Instant Pot Lux 6-in-1 V3 review: Instant Pot's Lux beats back Crock-Pot with better flavor
Instant Pot mania is at a fever pitch right now. The newest models of this trendy countertop pressure cooker cost $100 or more, if you can find one -- these popular appliances are in short supply.
You can still find older machines available and sold for less. Case in point: the $80 Instant Pot Lux 6-in-1 V3. Released six years ago but running updated software, this Instant Pot is affordable and capable. The Lux has numerous automated programs to steam, stew and simmer with a quick button press. A stainless-steel interior pot allows Instant Pot to sear meat particularly well and add deep flavor to dishes.
Instant Pot comes up short when it comes to ease of use and cooking rice. A newer and cheaper competitor, the $70 Crock-Pot Express, actually trumps the Instant Pot in these areas and is a better appliance for casual cooks. But if you're patient and willing to tinker with recipes, the delicious capabilities this affordable Instant Pot are worth considering.
Read next: How to use your Instant Pot
Built for serious cooking
The Instant Pot Lux 6-in-1 V3 closely mimics the design of Instant Pot's other multicookers. It's squat, cylindrical and capped by a sturdy black-and-silver lid. The Lux lacks the thick "U"-shaped handle of its Duo and Ultra series models. Instead, its handle is recessed into the front of its lid. That translates to a lower overall profile.
Inside the Lux is a removable inner pot. The lining is stainless steel and has a maximum volume of six quarts. From browning and searing to soup-making, this is where all the cooking action happens. Crock-Pot's multicooker has a pot insert with non-stick coatings. It's easier to clean, but doesn't get quite as hot as the Instant Pot's stainless steel.
The outside of the Instant Pot is steel, too. Its surface is reflective, fingerprint resistant and crafted to match common kitchen decor. A panel on the front contains all of its many controls. There's also a cooking time display that glows in bright red LEDs. Around back is the Instant Pot's sole power source, a standard electrical cord and plug. The cord isn't detachable like those on the Instant Pot Duo line or the Crock-Pot Express.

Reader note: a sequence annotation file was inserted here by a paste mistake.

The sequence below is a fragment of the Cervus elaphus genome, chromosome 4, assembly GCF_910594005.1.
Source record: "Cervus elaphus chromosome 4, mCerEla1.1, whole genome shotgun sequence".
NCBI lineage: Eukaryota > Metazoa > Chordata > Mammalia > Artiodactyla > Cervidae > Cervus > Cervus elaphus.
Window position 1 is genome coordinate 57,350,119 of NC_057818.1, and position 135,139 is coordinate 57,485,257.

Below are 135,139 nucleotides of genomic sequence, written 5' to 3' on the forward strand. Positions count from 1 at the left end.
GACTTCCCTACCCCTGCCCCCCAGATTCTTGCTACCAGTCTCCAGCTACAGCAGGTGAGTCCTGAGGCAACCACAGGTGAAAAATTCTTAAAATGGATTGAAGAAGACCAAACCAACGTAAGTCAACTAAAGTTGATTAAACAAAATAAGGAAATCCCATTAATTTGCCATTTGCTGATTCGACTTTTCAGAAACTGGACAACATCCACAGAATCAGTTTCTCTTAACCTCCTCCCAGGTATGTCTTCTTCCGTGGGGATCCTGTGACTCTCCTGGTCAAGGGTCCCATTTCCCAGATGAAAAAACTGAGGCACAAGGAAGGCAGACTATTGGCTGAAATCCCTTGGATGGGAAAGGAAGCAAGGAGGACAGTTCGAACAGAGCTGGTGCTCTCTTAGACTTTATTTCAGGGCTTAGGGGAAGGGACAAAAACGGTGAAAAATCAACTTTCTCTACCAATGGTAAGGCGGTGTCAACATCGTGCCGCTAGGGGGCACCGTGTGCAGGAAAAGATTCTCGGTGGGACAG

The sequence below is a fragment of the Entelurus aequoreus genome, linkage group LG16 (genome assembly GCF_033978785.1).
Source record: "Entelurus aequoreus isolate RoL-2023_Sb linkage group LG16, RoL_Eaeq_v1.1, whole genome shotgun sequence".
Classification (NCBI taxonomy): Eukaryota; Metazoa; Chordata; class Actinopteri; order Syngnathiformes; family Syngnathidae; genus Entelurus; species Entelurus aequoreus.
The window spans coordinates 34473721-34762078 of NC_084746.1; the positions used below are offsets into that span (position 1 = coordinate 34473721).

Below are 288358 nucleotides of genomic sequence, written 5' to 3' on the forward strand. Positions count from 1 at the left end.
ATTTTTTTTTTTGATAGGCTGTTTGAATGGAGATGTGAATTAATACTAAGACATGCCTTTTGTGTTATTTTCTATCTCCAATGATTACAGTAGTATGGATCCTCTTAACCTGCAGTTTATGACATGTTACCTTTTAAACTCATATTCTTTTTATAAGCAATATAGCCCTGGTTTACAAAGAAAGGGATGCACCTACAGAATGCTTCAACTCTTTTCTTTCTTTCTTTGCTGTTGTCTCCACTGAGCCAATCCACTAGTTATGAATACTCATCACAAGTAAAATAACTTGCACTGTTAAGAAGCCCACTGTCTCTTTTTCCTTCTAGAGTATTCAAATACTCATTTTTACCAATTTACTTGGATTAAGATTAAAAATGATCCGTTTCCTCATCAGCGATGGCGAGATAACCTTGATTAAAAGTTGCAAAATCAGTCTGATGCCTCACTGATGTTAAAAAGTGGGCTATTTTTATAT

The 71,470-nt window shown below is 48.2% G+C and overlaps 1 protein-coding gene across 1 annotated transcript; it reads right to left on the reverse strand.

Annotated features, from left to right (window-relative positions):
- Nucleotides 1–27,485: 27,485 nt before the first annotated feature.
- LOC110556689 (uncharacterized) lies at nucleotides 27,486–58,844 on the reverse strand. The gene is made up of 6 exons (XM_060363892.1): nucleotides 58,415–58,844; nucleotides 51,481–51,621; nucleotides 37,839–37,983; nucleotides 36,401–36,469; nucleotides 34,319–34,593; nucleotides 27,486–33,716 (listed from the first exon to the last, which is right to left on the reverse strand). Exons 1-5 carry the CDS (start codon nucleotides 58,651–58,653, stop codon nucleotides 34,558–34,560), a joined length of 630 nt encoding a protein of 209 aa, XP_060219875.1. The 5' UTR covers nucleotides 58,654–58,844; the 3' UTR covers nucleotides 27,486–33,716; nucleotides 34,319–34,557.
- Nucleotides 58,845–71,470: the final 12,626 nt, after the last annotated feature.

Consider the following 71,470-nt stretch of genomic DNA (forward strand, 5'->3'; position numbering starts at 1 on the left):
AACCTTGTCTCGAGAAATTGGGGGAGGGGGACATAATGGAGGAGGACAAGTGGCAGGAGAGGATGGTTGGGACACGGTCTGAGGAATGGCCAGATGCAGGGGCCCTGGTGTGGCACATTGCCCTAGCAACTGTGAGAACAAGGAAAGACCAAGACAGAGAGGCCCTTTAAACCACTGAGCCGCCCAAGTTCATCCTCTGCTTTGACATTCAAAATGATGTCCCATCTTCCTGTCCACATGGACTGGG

Included with the cooker are a few extra accessories, including a metal wire rack for steaming, a plastic rice spoon, a soup spoon and a small measuring cup.
Pressure cook so many ways
True to its name, the Instant Pot Lux 6-in-1 offers six ways to handle food. The machine's primary function is heating ingredients under pressure. Place whatever you'd like to cook inside the pot along with some liquid. Make sure the float valve on top of the lid is set to "sealing" (vs. "venting"). You then choose one of the pressure cooking programs on the control panel. There are eight in all. These include common foods such as Soup/Broth, Meat/Stew, Rice and Multigrain.
There are a few modes to prep specialty items too. For instance, a Cake function pressure bakes batter. The Egg mode serves up soft-, medium- and hard-boiled eggs. And if you hanker for congee, the Porridge program can tackle that task. You use the Manual mode when you simply need to pressure-cook for a specific length of time.